The term deadline originated from prison camps during war, and referred to a physical line or boundary. Guards would shoot any prisoner who crossed the deadline. The "deadline" in such prison camps as Confederate Prison Camp Andersonville or Union Prison Camp Douglas Chicago during the Civil War was "Inside (the wall), about 19 feet from the wall,” which prisoners were forbidden to cross. The "deadline" was intended to prevent prisoners from climbing over the stockade or from tunneling under it. The term was later adapted in its use to time lines, perhaps to show the seriousness of an end date in a timeline by referring to it as a "deadline."
- 1: a line drawn within or around a prison that a prisoner passes at the risk of being shot.
- 2a : a date or time before which something must be done
- b : the time after which copy is not accepted for a particular issue of a publication.
A time limit or deadline is a narrow field of time, or a particular point in time, by which an objective or task must be accomplished. Once that time has passed, the item may be considered overdue (e.g., for work projects or school assignments). In the case of work assignments or projects that are not completed by the deadline, this may adversely affect the employee's performance rating. In the case of school assignments, essays or reports submitted after the deadline, marks or grades may be deducted from the student's assessment.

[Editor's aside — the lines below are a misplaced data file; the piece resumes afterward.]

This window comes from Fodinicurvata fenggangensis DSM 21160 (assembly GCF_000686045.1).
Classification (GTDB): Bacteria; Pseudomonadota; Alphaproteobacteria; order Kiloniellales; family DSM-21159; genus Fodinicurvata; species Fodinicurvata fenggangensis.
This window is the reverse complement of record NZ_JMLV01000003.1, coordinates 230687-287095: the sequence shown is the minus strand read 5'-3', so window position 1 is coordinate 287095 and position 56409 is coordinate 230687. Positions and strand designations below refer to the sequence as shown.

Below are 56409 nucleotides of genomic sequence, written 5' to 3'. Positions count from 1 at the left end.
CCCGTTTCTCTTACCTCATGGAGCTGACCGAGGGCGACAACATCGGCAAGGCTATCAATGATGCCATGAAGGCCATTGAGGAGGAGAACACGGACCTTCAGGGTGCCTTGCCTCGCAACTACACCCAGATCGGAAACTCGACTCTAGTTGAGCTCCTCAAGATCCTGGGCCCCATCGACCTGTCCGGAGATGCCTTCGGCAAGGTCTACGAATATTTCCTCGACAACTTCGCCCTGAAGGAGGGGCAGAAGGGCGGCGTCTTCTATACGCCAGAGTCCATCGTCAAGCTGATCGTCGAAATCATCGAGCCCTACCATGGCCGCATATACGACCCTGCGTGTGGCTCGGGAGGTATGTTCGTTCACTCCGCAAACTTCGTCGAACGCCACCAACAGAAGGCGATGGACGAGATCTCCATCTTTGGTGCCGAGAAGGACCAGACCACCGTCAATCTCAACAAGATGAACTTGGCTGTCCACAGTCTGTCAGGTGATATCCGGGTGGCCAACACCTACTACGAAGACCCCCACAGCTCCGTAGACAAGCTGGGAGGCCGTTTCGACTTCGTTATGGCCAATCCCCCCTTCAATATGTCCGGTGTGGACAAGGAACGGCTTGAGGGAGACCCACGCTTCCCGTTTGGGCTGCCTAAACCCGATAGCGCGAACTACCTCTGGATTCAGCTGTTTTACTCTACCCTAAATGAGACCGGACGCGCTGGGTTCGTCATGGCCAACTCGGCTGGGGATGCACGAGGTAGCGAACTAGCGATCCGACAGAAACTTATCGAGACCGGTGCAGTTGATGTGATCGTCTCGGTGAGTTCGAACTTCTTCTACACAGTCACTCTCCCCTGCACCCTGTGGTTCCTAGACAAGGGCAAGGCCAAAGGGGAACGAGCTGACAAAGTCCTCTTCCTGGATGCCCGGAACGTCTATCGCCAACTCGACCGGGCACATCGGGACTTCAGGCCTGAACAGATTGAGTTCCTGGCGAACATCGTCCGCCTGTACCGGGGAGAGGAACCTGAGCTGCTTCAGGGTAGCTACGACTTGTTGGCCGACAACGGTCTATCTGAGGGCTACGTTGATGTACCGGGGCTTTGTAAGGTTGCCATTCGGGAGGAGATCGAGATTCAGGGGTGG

In some cases, no materials can be submitted after the deadline. This may occur with Calls for Proposal, commercial tenders for bids, and application dates for universities and professional schools. For tests and examinations in schools, universities and job competitions, once the time limit for the test is up, the test-takers must put down their pens or pencils and hand in their test.
In project management, deadlines are most often associated with milestone goals.